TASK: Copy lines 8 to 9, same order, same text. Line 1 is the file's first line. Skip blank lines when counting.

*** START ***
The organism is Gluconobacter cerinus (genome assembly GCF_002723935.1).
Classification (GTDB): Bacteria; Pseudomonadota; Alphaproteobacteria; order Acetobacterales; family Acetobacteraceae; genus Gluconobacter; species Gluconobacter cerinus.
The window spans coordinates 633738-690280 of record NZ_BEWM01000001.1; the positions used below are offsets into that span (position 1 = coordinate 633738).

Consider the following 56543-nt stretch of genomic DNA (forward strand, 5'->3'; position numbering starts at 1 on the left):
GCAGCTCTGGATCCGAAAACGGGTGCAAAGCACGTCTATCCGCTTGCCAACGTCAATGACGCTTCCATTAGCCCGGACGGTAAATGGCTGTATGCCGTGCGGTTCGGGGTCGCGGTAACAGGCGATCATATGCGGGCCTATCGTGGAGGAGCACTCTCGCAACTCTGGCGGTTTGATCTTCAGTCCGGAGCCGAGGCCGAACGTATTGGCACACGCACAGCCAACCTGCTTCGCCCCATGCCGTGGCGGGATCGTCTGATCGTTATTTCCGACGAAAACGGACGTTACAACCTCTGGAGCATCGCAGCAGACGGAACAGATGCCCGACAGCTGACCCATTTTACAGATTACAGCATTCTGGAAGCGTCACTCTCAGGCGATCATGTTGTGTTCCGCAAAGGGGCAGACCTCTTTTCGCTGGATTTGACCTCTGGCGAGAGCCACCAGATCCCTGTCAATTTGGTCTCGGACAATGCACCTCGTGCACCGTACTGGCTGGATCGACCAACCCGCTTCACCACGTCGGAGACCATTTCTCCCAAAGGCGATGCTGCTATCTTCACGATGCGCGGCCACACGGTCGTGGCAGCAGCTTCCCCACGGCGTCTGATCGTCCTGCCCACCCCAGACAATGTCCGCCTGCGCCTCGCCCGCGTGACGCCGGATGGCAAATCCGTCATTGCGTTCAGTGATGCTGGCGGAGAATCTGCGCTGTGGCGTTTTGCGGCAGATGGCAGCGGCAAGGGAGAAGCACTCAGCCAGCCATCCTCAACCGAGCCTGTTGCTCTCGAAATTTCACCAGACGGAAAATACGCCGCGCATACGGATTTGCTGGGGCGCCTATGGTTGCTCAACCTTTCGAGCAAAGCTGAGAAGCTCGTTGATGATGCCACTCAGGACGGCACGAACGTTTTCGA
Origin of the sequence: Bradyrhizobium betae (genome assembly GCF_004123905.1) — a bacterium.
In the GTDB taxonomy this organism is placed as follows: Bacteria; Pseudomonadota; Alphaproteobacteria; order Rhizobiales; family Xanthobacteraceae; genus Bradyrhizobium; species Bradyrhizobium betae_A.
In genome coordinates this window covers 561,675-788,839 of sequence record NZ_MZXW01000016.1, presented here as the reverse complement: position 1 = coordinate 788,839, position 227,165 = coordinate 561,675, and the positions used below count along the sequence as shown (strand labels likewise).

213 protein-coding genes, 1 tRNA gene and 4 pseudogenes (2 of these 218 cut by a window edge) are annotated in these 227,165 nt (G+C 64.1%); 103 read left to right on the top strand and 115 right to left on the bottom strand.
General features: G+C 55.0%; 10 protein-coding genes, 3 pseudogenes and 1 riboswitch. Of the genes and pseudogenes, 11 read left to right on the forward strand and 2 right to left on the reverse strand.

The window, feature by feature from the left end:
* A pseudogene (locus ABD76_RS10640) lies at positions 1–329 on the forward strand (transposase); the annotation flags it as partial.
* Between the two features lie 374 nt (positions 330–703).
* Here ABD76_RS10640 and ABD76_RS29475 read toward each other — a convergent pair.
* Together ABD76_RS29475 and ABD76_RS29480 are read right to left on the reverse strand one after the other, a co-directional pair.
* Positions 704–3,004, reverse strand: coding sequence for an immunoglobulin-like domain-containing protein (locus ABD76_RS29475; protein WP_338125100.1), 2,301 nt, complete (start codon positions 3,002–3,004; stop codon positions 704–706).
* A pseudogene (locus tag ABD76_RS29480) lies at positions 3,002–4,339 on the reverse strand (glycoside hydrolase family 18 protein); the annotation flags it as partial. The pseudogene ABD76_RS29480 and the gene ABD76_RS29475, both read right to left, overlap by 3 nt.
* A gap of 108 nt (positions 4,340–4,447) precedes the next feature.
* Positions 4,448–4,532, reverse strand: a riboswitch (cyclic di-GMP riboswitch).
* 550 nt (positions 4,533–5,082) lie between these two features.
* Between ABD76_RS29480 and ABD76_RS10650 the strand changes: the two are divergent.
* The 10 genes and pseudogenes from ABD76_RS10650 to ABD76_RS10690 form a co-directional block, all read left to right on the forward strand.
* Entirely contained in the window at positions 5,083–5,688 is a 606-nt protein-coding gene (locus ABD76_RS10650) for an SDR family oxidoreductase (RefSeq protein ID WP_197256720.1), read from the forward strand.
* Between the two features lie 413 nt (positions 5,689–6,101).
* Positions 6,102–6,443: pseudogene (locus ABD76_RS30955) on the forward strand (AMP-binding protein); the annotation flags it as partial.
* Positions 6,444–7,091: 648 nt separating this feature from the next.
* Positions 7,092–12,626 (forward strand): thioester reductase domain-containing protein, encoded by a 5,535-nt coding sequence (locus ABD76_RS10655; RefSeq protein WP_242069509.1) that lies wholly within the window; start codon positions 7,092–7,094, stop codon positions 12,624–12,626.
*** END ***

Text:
In genome coordinates this window covers 561,675-788,839 of sequence record NZ_MZXW01000016.1, presented here as the reverse complement: position 1 = coordinate 788,839, position 227,165 = coordinate 561,675, and the positions used below count along the sequence as shown (strand labels likewise).

213 protein-coding genes, 1 tRNA gene and 4 pseudogenes (2 of these 218 cut by a window edge) are annotated in these 227,165 nt (G+C 64.1%); 103 read left to right on the top strand and 115 right to left on the bottom strand.